There's no historical justification for combining popular labyrinths of different historical periods, but some combinations look nicely decorative so I did it anyway.
Two identical square Cretan labyrinths rotated 180 deg with respect to eachother with their entrance/exit points joined. The spectrum colouration starts in the centre of one, flows out, flows into the other labyrinth and ends in the centre of it. I'm sure one could come with some spiritual story of it representing a closed nature of continual waxing & waning. More prosaically, it reminds me myself of some complex fluid flow between a source & a sink.
This is an alternative way of joining two square Cretan labyrinths, having one being the mirror image of the other. It has the advantage of needing an offset in the middle to join them so it is regularly space filling but, in my opinion, the reversal of curvature in the middle interrupts it making it less pleasing than the rotational symmetric one.
Another alternative, using a ring (drawn here as a thin rectangle) instead of a kink to join two Cretans. It has the advantages both maintaining curvature and being space filling but has the aesthetic disadvantages of being essentially an arbitrary bodge and it not technically being a labyrinth any more because it has a branch in its path. As both branches are the same length, the colouring joins up seamlessly though.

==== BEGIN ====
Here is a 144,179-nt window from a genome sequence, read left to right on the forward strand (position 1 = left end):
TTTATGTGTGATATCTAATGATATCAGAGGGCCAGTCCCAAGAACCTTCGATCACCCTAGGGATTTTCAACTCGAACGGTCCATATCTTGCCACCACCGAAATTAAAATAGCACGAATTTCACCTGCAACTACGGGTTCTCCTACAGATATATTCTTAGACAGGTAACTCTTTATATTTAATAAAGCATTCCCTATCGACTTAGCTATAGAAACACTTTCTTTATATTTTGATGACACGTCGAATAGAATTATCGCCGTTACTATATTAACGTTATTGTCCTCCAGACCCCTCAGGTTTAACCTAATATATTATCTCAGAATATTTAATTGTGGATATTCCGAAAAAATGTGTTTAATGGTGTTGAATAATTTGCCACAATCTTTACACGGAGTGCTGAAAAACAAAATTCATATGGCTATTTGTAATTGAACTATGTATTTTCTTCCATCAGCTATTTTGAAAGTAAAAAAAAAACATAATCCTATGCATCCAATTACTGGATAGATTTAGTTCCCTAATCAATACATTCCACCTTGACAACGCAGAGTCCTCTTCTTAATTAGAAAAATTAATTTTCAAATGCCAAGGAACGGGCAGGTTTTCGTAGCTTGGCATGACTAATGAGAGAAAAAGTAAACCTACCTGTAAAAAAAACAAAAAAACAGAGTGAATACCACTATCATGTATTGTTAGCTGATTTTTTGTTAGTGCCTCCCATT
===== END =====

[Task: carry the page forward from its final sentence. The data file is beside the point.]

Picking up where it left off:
Making the path & wall of equal width so that it the pattern fits a regular grid highlights the space filling property.
Unfortunately four Cretan labyrinths don't fit together as well as 2 do. I've coloured it with the spectrum starting simultaneously from the centres of two of the component labyrinths and ending in the centres of other two.
A nice solution to the sparse looking gap in the centre of 4 joined Cretans is to fill it with a looped Roman labyrinth.
The same path as the previous combination but with the spectrum starting from all four Cretan labyrinths simultaneously and ending converged in the central Roman labyrinth giving the colouration a 90 deg rotational symmetry in addition to the 180 degree one.
|Cretan labyrinth twin, rotational symmetry|
|Cretan labyrinth twin, mirror symmetry|
|Cretan labyrinth twin, rotational symmetry, joined by loop|
|Cretan labyrinth quadruplet, 2 starts|
|Roman labyrinth looped & Cretan quadruplet, 2 starts|
|Roman labyrinth looped & Cretan quadruplet, 4 starts|
For more, go up to the Rainbow Labyrinth Gallery home page.